It seems like a bad idea to let the billboard industry dictate their own terms, and for the City to lose the  leverage of approving or denying their requests in dealing with them.  Based on the way this has been presented to the public, without being completely up front about who is behind it and why, it seems like an especially bad idea.

If the City has left money on the table in the form of a tax, that should be investigated.  If that needs to be rectified, then surely there are ways to do so without giving up control on where these signs and billboards can be placed.  That is the most valuable leverage that the people, via our elected representatives, have in our dealings with the companies.  Giving this up would seem to make poor business sense in any strategy textbook.

Darin Weeks is the Publisher of Weho Daily. He holds a B.S. in Economics from the Wharton School of the University of Pennsylvania, with concentrations in Strategic Management and Electronic Commerce.

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4 Comments

4 Comments

  1. William Board

    August 2, 2010 at 11:15 PM

    To clarify the facts about the Tax Billboard Act and the “trojan horse”, which sounds more like a ride the billboard companies want the media to take to divert the publics attention from the very real positive financial impact this Initiative will have for West Hollywood.

    Conservative estimates of over $4,200,000.00 paid annually to the people and the City of West Hollywood for allowing the billboard companies this great financial privilege.( conservative billboard revenue in WEHO $60,000,000.00 annually)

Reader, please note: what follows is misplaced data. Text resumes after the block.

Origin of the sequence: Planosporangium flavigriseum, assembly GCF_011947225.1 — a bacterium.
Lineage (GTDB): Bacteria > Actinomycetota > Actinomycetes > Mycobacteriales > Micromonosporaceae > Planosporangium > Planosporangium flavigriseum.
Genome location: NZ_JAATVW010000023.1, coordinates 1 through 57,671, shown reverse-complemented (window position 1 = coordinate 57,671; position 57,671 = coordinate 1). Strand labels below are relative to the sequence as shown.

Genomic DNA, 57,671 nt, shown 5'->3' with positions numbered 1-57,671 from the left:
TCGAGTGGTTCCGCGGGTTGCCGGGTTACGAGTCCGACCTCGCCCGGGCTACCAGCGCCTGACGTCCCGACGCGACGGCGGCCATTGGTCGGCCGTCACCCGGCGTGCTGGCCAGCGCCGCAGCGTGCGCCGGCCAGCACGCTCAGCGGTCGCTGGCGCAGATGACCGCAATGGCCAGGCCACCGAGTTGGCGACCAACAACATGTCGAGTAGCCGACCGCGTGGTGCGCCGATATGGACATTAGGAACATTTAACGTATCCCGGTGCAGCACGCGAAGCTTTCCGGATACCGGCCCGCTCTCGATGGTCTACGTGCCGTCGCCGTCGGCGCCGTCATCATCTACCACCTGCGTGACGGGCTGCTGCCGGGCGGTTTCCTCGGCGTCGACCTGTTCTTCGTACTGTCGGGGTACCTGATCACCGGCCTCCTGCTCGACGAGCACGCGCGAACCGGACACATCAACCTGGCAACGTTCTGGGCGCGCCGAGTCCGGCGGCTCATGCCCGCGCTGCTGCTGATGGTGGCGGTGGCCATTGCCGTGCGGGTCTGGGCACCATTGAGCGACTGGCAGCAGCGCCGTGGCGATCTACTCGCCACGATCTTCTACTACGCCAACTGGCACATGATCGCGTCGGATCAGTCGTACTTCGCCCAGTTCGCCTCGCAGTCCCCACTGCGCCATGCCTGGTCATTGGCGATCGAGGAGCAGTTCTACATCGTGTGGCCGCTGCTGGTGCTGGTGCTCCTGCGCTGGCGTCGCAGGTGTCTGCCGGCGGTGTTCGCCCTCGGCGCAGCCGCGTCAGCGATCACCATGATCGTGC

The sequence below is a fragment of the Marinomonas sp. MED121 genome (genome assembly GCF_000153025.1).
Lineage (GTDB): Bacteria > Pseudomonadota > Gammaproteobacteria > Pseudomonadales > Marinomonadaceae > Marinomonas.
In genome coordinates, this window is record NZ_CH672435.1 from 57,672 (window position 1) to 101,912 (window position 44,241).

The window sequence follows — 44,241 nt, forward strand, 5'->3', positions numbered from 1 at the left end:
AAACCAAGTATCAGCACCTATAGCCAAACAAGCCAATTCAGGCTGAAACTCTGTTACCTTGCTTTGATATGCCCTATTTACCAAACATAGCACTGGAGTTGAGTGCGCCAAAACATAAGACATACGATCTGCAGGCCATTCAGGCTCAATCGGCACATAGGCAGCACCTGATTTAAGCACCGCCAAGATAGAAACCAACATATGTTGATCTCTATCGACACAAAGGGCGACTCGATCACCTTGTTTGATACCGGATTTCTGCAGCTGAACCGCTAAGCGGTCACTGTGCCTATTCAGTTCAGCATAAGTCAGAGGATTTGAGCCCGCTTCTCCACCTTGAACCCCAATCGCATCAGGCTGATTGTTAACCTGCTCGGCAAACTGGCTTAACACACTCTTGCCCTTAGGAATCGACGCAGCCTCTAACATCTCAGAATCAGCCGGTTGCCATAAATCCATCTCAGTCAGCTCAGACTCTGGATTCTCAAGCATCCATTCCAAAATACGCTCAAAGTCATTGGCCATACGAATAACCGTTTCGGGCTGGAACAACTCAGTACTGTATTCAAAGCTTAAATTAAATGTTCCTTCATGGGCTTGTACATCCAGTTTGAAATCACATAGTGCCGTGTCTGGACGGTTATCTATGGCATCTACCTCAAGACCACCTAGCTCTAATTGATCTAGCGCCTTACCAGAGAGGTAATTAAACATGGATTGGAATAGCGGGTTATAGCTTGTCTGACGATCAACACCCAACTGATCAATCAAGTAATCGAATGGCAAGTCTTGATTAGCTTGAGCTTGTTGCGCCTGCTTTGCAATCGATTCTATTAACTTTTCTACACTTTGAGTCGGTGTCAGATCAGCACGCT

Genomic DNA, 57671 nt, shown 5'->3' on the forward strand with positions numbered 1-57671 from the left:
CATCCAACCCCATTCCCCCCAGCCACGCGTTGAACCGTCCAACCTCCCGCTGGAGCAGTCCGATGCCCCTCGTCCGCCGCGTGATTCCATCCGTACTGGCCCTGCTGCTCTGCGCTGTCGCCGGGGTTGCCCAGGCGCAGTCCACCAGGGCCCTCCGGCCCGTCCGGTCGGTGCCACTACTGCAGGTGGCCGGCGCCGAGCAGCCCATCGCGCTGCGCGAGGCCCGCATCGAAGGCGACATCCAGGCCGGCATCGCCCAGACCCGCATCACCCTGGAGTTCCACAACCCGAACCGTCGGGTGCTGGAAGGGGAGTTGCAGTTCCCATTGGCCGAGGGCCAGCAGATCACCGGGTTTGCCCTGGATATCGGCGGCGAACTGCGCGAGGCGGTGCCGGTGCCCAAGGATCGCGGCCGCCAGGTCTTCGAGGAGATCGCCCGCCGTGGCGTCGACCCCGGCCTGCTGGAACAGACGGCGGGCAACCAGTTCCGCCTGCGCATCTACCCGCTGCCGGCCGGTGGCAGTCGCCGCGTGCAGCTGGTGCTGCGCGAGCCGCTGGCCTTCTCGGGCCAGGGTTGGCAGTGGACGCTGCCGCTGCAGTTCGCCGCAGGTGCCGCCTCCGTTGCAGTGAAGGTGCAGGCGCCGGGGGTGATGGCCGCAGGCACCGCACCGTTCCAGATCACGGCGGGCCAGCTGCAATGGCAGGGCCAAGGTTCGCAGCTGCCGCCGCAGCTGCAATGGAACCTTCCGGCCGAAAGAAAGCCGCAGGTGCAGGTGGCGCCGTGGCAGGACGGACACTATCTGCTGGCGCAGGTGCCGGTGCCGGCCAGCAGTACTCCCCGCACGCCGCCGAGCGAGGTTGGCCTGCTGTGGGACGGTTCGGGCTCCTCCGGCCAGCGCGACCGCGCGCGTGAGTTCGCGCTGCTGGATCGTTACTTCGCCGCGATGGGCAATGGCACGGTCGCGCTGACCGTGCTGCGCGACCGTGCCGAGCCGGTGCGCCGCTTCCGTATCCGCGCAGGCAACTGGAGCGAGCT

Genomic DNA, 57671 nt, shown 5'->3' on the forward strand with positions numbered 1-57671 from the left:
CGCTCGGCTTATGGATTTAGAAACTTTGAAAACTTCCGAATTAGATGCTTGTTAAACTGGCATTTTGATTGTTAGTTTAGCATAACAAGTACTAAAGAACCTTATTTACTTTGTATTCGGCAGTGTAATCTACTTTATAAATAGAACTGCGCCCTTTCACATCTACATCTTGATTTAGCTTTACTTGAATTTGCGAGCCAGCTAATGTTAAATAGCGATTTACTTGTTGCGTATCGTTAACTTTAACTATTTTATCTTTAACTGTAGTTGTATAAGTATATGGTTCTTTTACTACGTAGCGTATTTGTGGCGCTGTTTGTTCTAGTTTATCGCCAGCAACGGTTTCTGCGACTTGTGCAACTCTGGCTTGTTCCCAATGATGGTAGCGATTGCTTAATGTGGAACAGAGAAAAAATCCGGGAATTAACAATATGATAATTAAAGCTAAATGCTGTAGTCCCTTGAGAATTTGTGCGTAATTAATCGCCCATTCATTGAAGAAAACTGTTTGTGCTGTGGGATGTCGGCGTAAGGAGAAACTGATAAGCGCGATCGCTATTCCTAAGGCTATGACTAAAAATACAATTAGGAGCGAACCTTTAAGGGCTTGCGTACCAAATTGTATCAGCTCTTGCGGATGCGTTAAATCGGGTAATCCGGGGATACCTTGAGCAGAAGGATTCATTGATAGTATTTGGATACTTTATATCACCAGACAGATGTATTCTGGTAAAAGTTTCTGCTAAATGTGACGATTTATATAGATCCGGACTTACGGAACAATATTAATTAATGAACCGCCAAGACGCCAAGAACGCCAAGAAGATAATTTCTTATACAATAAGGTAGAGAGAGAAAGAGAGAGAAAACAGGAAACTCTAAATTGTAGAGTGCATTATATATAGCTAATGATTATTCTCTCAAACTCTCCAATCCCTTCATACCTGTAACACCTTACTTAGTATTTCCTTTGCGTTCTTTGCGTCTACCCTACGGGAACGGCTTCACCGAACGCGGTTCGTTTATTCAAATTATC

In fairness, billboard companies should be required to give back a fair share of these revenues to the community through the “Tax Billboard Act” Initiative.

    Billboard Millions vs The Peoples Pennies.

    There is only one fair side to this issue and that is the side of the People of West Hollywood.

  2. admin

    August 2, 2010 at 11:26 PM

    You say that the trojan horse is something the BILLBOARD companies are putting forward to the media? Isn’t it a concept put out by the City of West Hollywood as part of an argument against the billboard companies? Statements such as this only make me more skeptical of the campaign.

  3. Brian Hamilton

    August 3, 2010 at 9:47 AM

    I’m a bit confused, but it sounds like a quid pro quo proposal: The City makes more revenue (taxes) from the ad companies in exchange for fewer restrictions upon the placement and size of billboards. Am I understanding this correctly?

  4. admin

    August 3, 2010 at 10:10 AM

    Brian, if that is the proposal, then that should be what is proposed clearly in the initiative, rather than trying to hide that part. But even that argument has problems. The website and press releases, and even the comments posted in favor of the initiative on this website, make a strong case that West Hollywood simply deserves to be compensated based on the existing billboards and having to live with them… without making a case for the trade off. As such, the tax revenue should come without having to loosen the restrictions on placement. Additional revenue might then come directly from those installations that are granted special permission outside of the existing rules and permitted signs. Further, an across-the-board tax on all outdoor advertising in the city seems like an unfair way to shift the costs of the benefits received by a few companies and property owners to the rest of the signs placed throughout the city. That would almost certainly cut into the revenue of a property owner on Holloway and La Cienega but instead only benefit a sign and property owner, say, perhaps on Beverly.

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RAGE is Latest Venue to Fall Victim to the Pandemic

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Another LGBTQ+ Nightlife Destination Has Fallen Victim to the Pandemic